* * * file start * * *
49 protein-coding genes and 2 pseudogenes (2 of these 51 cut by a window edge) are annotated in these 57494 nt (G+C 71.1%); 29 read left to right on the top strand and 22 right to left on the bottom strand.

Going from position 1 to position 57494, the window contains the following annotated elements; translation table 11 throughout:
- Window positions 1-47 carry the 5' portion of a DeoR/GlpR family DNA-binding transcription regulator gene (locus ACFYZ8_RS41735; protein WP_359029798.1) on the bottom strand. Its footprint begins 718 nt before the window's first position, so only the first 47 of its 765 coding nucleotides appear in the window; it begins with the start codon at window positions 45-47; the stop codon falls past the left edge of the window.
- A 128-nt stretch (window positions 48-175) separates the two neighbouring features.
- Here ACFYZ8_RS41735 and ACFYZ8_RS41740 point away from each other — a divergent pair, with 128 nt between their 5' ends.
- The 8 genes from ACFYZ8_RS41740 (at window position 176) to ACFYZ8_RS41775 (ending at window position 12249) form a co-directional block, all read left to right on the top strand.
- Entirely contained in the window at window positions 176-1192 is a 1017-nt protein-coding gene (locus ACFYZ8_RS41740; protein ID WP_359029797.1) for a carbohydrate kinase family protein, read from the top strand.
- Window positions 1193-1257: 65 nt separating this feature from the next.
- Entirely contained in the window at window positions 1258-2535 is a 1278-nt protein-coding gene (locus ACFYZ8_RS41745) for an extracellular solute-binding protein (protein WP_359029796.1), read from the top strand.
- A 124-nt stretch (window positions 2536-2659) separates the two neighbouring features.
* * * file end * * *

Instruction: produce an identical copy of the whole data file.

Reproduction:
49 protein-coding genes and 2 pseudogenes (2 of these 51 cut by a window edge) are annotated in these 57494 nt (G+C 71.1%); 29 read left to right on the top strand and 22 right to left on the bottom strand.

Going from position 1 to position 57494, the window contains the following annotated elements; translation table 11 throughout:
- Window positions 1-47 carry the 5' portion of a DeoR/GlpR family DNA-binding transcription regulator gene (locus ACFYZ8_RS41735; protein WP_359029798.1) on the bottom strand. Its footprint begins 718 nt before the window's first position, so only the first 47 of its 765 coding nucleotides appear in the window; it begins with the start codon at window positions 45-47; the stop codon falls past the left edge of the window.
- A 128-nt stretch (window positions 48-175) separates the two neighbouring features.
- Here ACFYZ8_RS41735 and ACFYZ8_RS41740 point away from each other — a divergent pair, with 128 nt between their 5' ends.
- The 8 genes from ACFYZ8_RS41740 (at window position 176) to ACFYZ8_RS41775 (ending at window position 12249) form a co-directional block, all read left to right on the top strand.
- Entirely contained in the window at window positions 176-1192 is a 1017-nt protein-coding gene (locus ACFYZ8_RS41740; protein ID WP_359029797.1) for a carbohydrate kinase family protein, read from the top strand.
- Window positions 1193-1257: 65 nt separating this feature from the next.
- Entirely contained in the window at window positions 1258-2535 is a 1278-nt protein-coding gene (locus ACFYZ8_RS41745) for an extracellular solute-binding protein (protein WP_359029796.1), read from the top strand.
- A 124-nt stretch (window positions 2536-2659) separates the two neighbouring features.